Maltene and soluble salt removal from bituminized waste simulates: fractionation of the waste elements

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@article{02474efc3ef944e4a1647e27e40c8333,
title = "Maltene and soluble salt removal from bituminized waste simulates: fractionation of the waste elements",
abstract = "Bitumen has been used as a matrix for inorganic radioactive waste salts. If this waste would appear to be unacceptable for deep geological or shallow land disposal, a stabilizing chemical re-treatment could be considered. In this framework, we present some lab-scale experiments on the removal of the maltenes and water-soluble salts from a waste simulate mixture of blown bitumen (Shell type R85/25) plus water soluble and insoluble salts. Two secondary waste streams are produced, i.e. an organic waste containing the maltenes, and an aqueous waste mainly containing soluble (nitrate) salts. The radionuclides are concentrated in the remaining mixture of asphaltenes and water insoluble salts. If one waste salt composition is used, the relative elemental composition of the two secondary waste streams is constant over the experimental range presented in this paper. The quantitative distribution of the elements among the obtained fractions depends on the bitumen-salt concentration: at low {bitumen+salt} to {solvent+non-solvent} ratios, the purest organic secondary waste stream is produced. A seemingly inverse relationship between the amount of maltene ash on the one hand and the settling velocity of asphaltenes and salts on the other hand is observed. If this relationship could be quantified, long and laborious separation experiments could be replaced at least partially by turbidimetric analysis of the settling velocity.",
keywords = "re-treatment, fractionation, bitumen, Eurobitum",
author = "Nathalie Impens and {Van Laer}, Jo and Liliane Vos and Ann Leenaers and Stefan Dekelver and Alfons Fonteyne and Peter Thomas and {Van Bree}, Peter and Robert Vandevoorde and Geert Volckaert",
note = "Score = 10",
year = "2005",
month = jul,
language = "English",
volume = "19",
pages = "1235--1244",
journal = "Energy & Fuels",
issn = "0887-0624",
publisher = "ACS - American Chemical Society",
number = "4",

}

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TY - JOUR

T1 - Maltene and soluble salt removal from bituminized waste simulates: fractionation of the waste elements

AU - Impens, Nathalie

AU - Van Laer, Jo

AU - Vos, Liliane

AU - Leenaers, Ann

AU - Dekelver, Stefan

AU - Fonteyne, Alfons

AU - Thomas, Peter

AU - Van Bree, Peter

AU - Vandevoorde, Robert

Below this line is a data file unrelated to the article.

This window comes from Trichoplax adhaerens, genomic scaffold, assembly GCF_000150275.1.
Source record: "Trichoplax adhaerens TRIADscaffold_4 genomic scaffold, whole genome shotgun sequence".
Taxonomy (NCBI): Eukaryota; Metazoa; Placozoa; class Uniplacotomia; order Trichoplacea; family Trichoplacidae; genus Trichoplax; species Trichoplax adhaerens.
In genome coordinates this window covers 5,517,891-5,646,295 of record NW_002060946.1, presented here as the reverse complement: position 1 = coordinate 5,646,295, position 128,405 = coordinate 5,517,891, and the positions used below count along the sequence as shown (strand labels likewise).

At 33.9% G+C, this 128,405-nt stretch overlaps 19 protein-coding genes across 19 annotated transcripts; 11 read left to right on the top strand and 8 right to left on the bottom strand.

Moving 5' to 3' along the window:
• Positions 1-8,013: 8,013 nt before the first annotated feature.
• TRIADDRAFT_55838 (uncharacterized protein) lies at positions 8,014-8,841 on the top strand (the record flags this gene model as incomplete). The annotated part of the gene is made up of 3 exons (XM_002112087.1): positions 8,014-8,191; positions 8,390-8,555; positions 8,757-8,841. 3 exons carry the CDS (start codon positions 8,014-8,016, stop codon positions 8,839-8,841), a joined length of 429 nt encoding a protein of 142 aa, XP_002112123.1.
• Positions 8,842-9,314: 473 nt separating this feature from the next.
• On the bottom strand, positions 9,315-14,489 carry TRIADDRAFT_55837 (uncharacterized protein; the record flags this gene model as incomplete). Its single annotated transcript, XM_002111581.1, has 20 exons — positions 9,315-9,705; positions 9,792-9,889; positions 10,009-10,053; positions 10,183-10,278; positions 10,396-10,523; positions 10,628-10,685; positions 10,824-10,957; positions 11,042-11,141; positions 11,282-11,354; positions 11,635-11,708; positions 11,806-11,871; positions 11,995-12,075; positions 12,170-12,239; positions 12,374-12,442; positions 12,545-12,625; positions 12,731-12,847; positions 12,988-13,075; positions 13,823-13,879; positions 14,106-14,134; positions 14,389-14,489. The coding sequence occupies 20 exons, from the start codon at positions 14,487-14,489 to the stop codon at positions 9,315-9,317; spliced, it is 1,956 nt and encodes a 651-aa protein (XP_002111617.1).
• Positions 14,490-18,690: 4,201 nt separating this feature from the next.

A2 - Volckaert, Geert

N1 - Score = 10

PY - 2005/7

Y1 - 2005/7

N2 - Bitumen has been used as a matrix for inorganic radioactive waste salts. If this waste would appear to be unacceptable for deep geological or shallow land disposal, a stabilizing chemical re-treatment could be considered. In this framework, we present some lab-scale experiments on the removal of the maltenes and water-soluble salts from a waste simulate mixture of blown bitumen (Shell type R85/25) plus water soluble and insoluble salts. Two secondary waste streams are produced, i.e. an organic waste containing the maltenes, and an aqueous waste mainly containing soluble (nitrate) salts. The radionuclides are concentrated in the remaining mixture of asphaltenes and water insoluble salts. If one waste salt composition is used, the relative elemental composition of the two secondary waste streams is constant over the experimental range presented in this paper. The quantitative distribution of the elements among the obtained fractions depends on the bitumen-salt concentration: at low {bitumen+salt} to {solvent+non-solvent} ratios, the purest organic secondary waste stream is produced. A seemingly inverse relationship between the amount of maltene ash on the one hand and the settling velocity of asphaltenes and salts on the other hand is observed. If this relationship could be quantified, long and laborious separation experiments could be replaced at least partially by turbidimetric analysis of the settling velocity.

AB - Bitumen has been used as a matrix for inorganic radioactive waste salts. If this waste would appear to be unacceptable for deep geological or shallow land disposal, a stabilizing chemical re-treatment could be considered. In this framework, we present some lab-scale experiments on the removal of the maltenes and water-soluble salts from a waste simulate mixture of blown bitumen (Shell type R85/25) plus water soluble and insoluble salts. Two secondary waste streams are produced, i.e. an organic waste containing the maltenes, and an aqueous waste mainly containing soluble (nitrate) salts. The radionuclides are concentrated in the remaining mixture of asphaltenes and water insoluble salts. If one waste salt composition is used, the relative elemental composition of the two secondary waste streams is constant over the experimental range presented in this paper. The quantitative distribution of the elements among the obtained fractions depends on the bitumen-salt concentration: at low {bitumen+salt} to {solvent+non-solvent} ratios, the purest organic secondary waste stream is produced. A seemingly inverse relationship between the amount of maltene ash on the one hand and the settling velocity of asphaltenes and salts on the other hand is observed. If this relationship could be quantified, long and laborious separation experiments could be replaced at least partially by turbidimetric analysis of the settling velocity.

KW - re-treatment

KW - fractionation

KW - bitumen

KW - Eurobitum

UR - http://ecm.sckcen.be/OTCS/llisapi.dll/open/ezp_27316

UR - http://knowledgecentre.sckcen.be/so2/bibref/2826

M3 - Article

VL - 19

SP - 1235

EP - 1244

JO - Energy & Fuels

JF - Energy & Fuels

SN - 0887-0624

IS - 4

ER -

ID: 215522